Attorney reveals why Laundrie family didn't initially talk to police

Steven Bertolino, an attorney for the Laundrie family, explains why the family initially refused to talk with police after Gabby Petito was reported missing.

Posted: Oct 21, 2021 6:43 AM


The apparent human remains authorities found Wednesday in a Florida park most likely belong to Brian Laundrie, the family attorney told CNN.

Authorities found a backpack and a notebook they believe belong to Laundrie, 23, near the suspected remains while they were searching in the Carlton Reserve in North Port, FBI Special Agent in Charge Michael McPherson said.

More than a month since his disappearance, McPherson said Laundrie was "a person of interest in the murder of Gabby Petito."

Laundrie has not been charged in the death of his fiancée, although he was indicted for allegedly using two financial accounts that did not belong to him in the days following her killing.

Laundrie family attorney Steven Bertolino told CNN's Chris Cuomo that "the probability is strong, that it is Brian's remains" found by the FBI.

"It's quite sad, you can imagine as a parent, finding your son's belonging alongside from the remains. That's got to be heartbreaking. And I can tell you that they are heartbroken," he said Wednesday.

The discovery comes amid an exhaustive search for Laundrie as authorities try to piece together what happened to 22-year-old Petito-- who was found dead by strangulation after traveling around the western US in a white van this summer and was later reported missing.

A medical examiner arrived on the scene Wednesday, and a formal identification could take a while. A source close to the investigation told CNN that the suspected human remains "appear to have been there a while."

"Based on the condition of the remains, it may take some time to officially identify. It is going to be a very thorough process with the medical examiner," the source said.

The apparent remains were found in an area that has been under water until recently, McPherson said, which could potentially make the identification process take longer.

It was the "very area of the park that we initially informed law enforcement on," Bertolino said, referring to a meeting with law enforcement on September 17.

Brian Laundrie's parents were on the scene when remains were found

Bertolino told CNN that Laundrie's parents -- Chris and Roberta Laundrie -- helped law enforcement with finding some items at the park, which he described as "happenstance."

According to the attorney, Laundrie's parents informed the FBI and the North Port Police Department on Tuesday night that they wanted to visit the park Wednesday morning to search for their son.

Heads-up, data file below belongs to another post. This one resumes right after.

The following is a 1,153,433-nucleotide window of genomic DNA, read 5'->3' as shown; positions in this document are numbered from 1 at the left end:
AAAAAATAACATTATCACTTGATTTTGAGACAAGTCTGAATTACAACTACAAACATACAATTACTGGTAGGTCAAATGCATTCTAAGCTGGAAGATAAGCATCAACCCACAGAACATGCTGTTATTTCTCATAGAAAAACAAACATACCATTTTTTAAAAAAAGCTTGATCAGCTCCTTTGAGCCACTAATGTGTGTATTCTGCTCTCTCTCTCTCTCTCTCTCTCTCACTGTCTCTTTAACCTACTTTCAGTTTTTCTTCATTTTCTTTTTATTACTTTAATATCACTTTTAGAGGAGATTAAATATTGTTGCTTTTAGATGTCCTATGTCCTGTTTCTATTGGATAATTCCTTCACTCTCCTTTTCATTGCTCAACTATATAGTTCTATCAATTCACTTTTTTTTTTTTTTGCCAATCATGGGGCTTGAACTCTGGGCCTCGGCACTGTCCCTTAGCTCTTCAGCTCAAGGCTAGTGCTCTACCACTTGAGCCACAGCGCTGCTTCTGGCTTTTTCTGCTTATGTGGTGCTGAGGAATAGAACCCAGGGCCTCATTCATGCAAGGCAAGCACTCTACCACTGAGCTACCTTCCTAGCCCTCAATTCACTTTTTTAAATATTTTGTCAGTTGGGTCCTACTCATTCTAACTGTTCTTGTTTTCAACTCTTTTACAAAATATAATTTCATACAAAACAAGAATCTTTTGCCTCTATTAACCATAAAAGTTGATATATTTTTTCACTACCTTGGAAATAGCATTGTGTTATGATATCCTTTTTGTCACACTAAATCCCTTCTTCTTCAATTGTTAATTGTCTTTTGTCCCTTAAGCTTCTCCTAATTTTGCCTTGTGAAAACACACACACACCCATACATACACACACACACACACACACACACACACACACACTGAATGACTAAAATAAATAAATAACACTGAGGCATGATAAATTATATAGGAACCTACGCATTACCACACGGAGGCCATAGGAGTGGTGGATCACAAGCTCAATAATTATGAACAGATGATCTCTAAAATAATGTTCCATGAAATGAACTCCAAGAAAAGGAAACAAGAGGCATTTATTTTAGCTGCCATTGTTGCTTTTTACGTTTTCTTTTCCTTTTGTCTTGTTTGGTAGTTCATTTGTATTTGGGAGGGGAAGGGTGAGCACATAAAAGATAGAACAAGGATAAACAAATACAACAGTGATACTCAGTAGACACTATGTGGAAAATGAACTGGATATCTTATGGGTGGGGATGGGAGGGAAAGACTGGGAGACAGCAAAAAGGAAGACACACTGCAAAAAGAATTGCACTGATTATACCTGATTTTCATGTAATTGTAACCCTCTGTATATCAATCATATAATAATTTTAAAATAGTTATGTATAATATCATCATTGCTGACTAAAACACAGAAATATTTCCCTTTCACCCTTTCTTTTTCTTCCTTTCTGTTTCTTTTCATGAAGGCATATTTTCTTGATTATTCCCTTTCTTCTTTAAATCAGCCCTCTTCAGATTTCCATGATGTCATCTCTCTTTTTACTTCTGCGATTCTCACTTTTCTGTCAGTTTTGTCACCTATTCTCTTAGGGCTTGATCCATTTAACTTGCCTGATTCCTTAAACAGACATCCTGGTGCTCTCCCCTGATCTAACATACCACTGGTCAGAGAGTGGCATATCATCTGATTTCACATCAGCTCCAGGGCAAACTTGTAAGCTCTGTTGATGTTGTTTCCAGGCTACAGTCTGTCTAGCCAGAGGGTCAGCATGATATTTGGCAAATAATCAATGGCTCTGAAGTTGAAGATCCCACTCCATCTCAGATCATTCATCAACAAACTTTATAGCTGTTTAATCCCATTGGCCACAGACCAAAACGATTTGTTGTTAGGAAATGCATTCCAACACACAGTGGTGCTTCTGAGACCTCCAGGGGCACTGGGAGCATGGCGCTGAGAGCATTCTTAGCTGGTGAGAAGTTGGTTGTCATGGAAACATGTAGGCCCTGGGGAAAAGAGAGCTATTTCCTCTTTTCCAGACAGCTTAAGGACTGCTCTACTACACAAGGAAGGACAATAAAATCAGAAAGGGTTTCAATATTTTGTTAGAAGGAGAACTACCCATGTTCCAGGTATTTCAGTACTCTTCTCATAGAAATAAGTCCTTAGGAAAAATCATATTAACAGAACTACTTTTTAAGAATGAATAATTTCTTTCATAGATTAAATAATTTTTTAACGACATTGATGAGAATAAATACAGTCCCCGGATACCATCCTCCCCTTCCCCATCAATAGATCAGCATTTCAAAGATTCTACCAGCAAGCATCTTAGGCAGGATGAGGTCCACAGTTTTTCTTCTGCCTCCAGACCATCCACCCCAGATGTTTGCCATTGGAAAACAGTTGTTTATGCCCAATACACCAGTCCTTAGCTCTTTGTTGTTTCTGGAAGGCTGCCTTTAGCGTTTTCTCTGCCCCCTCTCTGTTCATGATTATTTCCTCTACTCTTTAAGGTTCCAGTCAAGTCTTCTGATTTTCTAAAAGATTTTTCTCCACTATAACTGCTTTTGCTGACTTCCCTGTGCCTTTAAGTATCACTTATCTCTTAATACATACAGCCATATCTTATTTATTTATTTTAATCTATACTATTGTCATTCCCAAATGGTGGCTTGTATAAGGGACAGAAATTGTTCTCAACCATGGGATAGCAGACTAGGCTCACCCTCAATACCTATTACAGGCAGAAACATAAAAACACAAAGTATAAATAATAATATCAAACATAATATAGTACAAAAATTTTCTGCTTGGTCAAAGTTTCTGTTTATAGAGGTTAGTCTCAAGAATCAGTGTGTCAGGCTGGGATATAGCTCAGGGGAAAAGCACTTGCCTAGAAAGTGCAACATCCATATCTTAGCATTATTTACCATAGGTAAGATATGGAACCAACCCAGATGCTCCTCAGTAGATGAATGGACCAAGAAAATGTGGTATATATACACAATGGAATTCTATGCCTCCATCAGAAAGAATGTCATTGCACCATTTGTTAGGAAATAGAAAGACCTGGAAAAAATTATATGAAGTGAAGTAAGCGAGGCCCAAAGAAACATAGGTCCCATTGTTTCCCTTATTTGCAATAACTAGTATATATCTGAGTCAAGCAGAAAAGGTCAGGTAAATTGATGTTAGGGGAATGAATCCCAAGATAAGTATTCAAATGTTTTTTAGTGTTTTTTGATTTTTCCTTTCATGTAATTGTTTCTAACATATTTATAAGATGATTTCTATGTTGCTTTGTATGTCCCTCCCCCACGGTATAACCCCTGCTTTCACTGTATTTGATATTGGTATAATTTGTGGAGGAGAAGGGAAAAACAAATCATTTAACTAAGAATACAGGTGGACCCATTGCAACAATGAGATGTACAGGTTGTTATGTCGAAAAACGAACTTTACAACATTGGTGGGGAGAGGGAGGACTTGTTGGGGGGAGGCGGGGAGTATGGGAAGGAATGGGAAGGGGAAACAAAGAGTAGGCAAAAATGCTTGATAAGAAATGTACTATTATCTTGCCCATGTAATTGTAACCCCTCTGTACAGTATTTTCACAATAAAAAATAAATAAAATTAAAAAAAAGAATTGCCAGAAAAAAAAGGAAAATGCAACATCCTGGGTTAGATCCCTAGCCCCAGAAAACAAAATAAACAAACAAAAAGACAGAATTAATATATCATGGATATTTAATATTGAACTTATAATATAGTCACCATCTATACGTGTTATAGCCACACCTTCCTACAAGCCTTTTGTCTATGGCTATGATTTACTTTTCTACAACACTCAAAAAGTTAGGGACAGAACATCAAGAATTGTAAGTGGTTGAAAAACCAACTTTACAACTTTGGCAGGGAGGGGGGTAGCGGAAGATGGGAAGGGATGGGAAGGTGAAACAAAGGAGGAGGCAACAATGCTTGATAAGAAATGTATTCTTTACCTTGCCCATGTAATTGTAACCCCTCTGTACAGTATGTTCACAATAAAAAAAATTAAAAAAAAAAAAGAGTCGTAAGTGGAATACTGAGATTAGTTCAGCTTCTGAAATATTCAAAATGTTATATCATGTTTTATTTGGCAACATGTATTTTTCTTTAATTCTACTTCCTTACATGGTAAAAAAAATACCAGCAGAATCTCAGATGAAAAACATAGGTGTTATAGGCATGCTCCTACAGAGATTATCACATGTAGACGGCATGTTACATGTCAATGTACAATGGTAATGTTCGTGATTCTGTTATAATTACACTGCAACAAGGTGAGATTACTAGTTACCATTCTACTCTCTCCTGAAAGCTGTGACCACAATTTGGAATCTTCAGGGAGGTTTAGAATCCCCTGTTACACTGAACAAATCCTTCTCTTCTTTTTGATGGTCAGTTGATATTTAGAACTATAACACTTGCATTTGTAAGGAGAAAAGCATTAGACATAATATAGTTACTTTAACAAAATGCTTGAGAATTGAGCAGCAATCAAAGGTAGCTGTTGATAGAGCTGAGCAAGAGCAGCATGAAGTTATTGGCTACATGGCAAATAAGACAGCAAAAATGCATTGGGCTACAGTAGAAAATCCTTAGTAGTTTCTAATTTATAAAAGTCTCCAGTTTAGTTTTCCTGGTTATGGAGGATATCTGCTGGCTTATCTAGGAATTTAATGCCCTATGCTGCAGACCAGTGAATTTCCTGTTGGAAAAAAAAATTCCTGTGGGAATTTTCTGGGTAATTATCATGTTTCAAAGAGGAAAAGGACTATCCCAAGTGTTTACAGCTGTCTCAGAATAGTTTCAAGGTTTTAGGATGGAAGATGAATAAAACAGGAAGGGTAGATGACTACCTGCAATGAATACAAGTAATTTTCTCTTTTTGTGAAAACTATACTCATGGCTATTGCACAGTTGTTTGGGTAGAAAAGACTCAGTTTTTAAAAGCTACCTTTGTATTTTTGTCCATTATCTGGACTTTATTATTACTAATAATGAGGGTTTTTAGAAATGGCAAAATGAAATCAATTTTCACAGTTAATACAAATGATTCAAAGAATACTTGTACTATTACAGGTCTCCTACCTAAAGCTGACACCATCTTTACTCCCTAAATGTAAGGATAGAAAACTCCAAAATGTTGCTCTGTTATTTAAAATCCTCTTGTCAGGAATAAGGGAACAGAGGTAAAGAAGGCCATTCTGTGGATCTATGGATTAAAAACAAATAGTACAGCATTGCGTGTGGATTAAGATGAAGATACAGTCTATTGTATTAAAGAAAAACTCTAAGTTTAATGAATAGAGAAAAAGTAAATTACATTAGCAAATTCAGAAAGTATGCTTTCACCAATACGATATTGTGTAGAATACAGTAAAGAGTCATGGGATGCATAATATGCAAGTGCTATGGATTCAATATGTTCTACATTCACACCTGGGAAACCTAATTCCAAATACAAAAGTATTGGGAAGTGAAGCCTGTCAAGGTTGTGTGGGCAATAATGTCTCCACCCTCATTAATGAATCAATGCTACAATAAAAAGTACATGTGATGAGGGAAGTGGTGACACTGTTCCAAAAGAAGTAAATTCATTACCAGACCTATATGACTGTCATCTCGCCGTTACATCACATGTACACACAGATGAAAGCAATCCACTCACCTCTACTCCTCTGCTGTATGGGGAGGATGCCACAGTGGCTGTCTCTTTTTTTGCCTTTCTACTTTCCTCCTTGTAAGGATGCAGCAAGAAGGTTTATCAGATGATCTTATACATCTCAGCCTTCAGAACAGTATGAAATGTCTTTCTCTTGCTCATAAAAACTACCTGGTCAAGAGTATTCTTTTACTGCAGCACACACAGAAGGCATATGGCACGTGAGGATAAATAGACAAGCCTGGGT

Law enforcement met them there and closely accompanied them as they entered the park, Bertolino said.

"As they went further in, Chris ventured off the trail into the woods. He was zigzagging in different areas, law enforcement was doing the same thing. And Roberta Laundrie was walking down the trail," Bertolino said.

"At some point, Chris locates what's called a dry bag. The dry bag is a white bag, laying in the woods, say 20 feet or so off the trail."

Bertolino said, according to Chris Laundrie, the dry bag was in some brambles and he didn't want to it up, because he wanted his law enforcement to see it. However, Bertolino said Laundrie "couldn't find the law enforcement," because they were then out of sight and didn't want to leave the bag there with a news reporter standing nearby, so he picked it up.

"He did meet up shortly with law enforcement, they looked at the contents of the bag. At that time, law enforcement officers showed him a picture on the phone of a backpack that law enforcement had located also nearby and also some distance off the trail," Bertolino told CNN.

"At that point, the Laundries were notified there was also remains near the backpack, and they were asked to leave the preserve."

The suspected remains were found "about 2 to 3 miles inside the Carlton Reserve, or about a 45-minute walk" from the entrance at Myakkahatchee Creek Environmental Park, North Port police spokesperson Josh Taylor said.

When asked why the parents chose to go to the park on Wednesday, Bertolino said it was the first day it was reopened to the public.

"The parents had assumed that the experts, the FBI and all the tracking teams they had would be able to locate Brian based upon the information that we had provided them to the specific areas and trails in the park that Brian liked to visit," Bertolino said. "The park had been closed to the public. There was really no other reason for the Laundries to go search anywhere else.

The young couple traveled together before vanishing

Laundrie has been under public scrutiny in recent months since Petito vanished in September and was later found dead. The family had refused to talk publicly following legal advice, their attorney said.

The young couple was regularly posting on their social media accounts as they traveled across Western states. But those posts stopped in late August, and Laundrie returned solo on September 1 to their home in North Port, where they lived with his parents.

The national search for Petito ensued after her family reported her missing on September 11 after not being able to contact her.

Petito's remains were found in a national forest in Wyoming on September 19 near where the couple had last been seen together. Teton County Coroner Dr. Brent Blue ruled her death a homicide and said she died by manual strangulation.

During the search for Petito, Laundrie declined to cooperate with the investigation into her whereabouts, and soon after, he also went missing. His family told investigators they believed he had gone to a sprawling nature reserve nearby.

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